6. He followed the king’s directions. And, when he saw that the battle was lost & the king killed, he hasted to London, sold his horse, & fine cloaths, &, the better to conceal himself from all suspition of being the son to a king, & that he might have means to live by his honest labour, he put himself apprentice to a bricklayer. But, having a competent skill in the Latin tongue, he was unwilling to lose it., and having an inclination also to reading, & no delight in the conversation of those he was obliged to work with, he generally spent all the time he had to spare in reading by himself.
7. Sir Thomas said, you are old now, and almost past your labour. I will give you the running of my kitchen as long as you live.. He answered, Sir, you have a numerous family; I have been used to live retired; give me leave to build a home of one room for myself in such a field, and there, with your good leave, I will live and die: and if you have any work that I can do for you, I shall be ready to serve you. Sir Thomas granted his request, he built his house, and there continued to his death.
8. I suppose (though my lord did not mention it) that he went to eat in the family, and then retired to his hut. My lord said that there was no park at that time, but when the park was made, that house was taken into it, & continued standing ‘till his [my lord’s] father pulled it down. But, said my lord, I would as soon have pulled down this house; meaning Eastwell Place.
9. I have been computing the age of this Richard Plantagenet when he died, & find it to be about eighty one. For Richard III. Was killed Aug. 23. M,CCCC.LXXXV. which (subtracted from M,D,L,), there remains LXV. To which I add XVI. (for the age of Richard Plantagenet at that time, & it makes LXXXI. –But, though he lived to that age, he could scarce enjoy his retirement in his little house above two or three years, or a little more. For I find , by Philpot, that Sir Thomas Moyle did not purchase the estate of Eastwell ‘till about the year M,D,XLIII, or IV.We may therefore reasonably suppose, that, upon building a new house on his purchase, he could not have come to live in it until; M,D,XLVI and that his workmen were continued to build the walls about his gardens and other conveniences off form the house. And till he came to live in the house he could not [well] have [an] opportunity for observing how Richard Plantagenet retired with his book. So that it was, probably, towards the latter end of the year M,D,XLVI - So that he must be lxxvij or lxxviij years of age before he had his writ of ease. I shall be glad to hear from you whenever it sutes your conveniency, and am, Dear Brother Will, Your most humble servant Spring Grove, Sept 1, 1733 THO.BRETT.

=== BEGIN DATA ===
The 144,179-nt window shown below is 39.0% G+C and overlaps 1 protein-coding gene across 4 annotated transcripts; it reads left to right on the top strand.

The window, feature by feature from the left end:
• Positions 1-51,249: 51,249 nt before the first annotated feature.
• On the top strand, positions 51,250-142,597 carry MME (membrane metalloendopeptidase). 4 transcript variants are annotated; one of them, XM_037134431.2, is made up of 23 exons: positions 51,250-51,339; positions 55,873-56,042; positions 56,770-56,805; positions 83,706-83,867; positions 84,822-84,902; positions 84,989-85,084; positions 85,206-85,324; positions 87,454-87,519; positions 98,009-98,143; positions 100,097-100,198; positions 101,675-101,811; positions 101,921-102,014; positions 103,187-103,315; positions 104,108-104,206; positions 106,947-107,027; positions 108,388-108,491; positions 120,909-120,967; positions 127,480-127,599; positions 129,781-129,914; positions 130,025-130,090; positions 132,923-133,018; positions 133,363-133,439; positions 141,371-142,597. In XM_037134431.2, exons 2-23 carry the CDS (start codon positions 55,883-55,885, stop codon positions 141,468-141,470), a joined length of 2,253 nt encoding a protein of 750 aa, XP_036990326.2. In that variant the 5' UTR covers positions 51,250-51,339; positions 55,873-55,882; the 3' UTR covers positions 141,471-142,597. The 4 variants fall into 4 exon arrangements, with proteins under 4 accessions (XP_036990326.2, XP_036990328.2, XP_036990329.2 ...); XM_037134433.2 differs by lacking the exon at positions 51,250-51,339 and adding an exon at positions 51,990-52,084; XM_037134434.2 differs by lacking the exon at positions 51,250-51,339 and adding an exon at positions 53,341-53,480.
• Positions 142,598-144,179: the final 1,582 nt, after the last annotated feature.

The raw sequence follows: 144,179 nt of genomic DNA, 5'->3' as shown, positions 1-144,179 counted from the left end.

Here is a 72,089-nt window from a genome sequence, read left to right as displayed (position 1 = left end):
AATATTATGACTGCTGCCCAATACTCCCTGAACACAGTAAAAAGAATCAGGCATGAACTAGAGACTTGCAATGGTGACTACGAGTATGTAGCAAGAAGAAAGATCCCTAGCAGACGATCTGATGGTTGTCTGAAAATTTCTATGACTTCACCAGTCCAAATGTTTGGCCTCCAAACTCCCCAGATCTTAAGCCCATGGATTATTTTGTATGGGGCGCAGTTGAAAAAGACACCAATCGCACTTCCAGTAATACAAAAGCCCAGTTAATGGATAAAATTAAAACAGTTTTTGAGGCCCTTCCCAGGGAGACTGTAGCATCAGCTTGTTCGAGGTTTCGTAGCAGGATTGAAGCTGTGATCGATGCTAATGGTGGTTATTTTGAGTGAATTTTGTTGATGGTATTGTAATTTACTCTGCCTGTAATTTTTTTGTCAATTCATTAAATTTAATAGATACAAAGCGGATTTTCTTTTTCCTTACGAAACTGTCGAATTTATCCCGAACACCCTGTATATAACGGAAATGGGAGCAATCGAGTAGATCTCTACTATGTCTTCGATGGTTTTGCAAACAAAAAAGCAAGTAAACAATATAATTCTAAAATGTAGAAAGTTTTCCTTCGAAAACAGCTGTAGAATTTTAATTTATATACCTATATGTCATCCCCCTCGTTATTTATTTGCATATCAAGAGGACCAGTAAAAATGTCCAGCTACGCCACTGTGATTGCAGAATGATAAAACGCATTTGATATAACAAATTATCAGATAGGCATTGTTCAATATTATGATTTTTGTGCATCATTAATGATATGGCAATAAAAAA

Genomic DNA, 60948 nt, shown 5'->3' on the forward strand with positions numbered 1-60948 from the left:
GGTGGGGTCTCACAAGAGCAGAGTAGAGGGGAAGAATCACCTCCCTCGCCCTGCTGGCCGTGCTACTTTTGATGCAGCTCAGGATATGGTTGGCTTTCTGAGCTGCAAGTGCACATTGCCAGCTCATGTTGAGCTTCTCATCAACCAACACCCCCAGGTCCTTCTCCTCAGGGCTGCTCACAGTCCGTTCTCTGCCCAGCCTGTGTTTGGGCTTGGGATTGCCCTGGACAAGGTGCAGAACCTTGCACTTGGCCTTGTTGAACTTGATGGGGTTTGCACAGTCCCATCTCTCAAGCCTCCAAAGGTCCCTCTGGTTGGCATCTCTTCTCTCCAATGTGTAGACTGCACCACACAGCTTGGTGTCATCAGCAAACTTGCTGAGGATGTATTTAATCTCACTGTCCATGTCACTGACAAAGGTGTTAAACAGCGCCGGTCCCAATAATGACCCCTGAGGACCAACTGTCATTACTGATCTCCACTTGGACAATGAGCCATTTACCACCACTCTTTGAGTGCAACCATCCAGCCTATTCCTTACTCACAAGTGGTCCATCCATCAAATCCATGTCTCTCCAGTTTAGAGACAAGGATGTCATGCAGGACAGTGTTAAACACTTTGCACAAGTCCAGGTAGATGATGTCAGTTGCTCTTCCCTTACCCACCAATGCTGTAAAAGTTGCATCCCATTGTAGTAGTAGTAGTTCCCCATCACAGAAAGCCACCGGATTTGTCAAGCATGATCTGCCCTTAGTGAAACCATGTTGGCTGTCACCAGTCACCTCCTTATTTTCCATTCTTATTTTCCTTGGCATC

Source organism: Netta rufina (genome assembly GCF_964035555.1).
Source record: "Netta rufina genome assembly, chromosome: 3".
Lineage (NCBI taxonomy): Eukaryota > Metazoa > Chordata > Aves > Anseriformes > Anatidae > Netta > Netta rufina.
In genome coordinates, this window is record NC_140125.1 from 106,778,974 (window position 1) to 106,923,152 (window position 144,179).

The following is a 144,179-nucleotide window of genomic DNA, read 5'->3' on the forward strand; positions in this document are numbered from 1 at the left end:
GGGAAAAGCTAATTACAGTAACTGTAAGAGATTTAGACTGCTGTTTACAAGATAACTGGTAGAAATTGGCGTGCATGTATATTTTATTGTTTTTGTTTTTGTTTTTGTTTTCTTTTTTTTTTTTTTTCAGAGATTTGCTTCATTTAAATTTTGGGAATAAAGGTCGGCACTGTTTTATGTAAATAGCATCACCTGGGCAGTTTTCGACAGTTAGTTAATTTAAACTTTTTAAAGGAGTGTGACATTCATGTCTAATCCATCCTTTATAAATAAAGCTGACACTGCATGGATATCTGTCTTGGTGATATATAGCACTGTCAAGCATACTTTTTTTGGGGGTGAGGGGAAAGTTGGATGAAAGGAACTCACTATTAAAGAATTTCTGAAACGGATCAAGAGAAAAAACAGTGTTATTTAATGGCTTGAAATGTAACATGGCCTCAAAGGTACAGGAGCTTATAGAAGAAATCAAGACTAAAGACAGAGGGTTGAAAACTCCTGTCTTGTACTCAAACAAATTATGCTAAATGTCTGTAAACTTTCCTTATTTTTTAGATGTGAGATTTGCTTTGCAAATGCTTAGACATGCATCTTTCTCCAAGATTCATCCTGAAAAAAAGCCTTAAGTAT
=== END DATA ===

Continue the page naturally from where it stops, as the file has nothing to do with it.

- have another account; but not of equal authority. However I shall subjoyne the most material differences. F.P. - "The knight, once coming into his room as he lay asleep, with his hand on the table; he saw a book lying by him."
- I was, said he, brought up at my nurse's house (whom I took for my mother) till I was seven years old. Then a gentleman, whom I did not know, took me from thence, and carried me to a private school in Leicestershire
- Who examined me narrowly, and felt my limbs and joints, & gave me ten pieces of gold, vis. crown-gold, which was the current money then, and worth ten shillings apiece.
- About a year after, he sent for me again, looked very kindly on me, and gave me the same sum.
- He asked me whether we heard any news at our school? I said, the news was, that the Earl of Richmond had landed, & marched against K. Richard. He said he was on the king's side and a friend to Richard. Then he gave me twelve hundred of the same pieces, & said, if K. Richard gets the better in the contest, you may then come to court, & you shall be provided for. But if he is worsted or killed, take this money and go to London, & provide for yourself as well as you can.
- After the battel was over, I set out accordingly for London. And just as I came into Leicester, I saw a dead body brought to town upon an horse. And, upon looking steadfastly upon it, I found it to be my father. I then went forward to town. And (my genius leading me to architecture) as I was looking on a fine house which was building there, one of the workmen employed me about something, & taught me the trade, which now occupies me.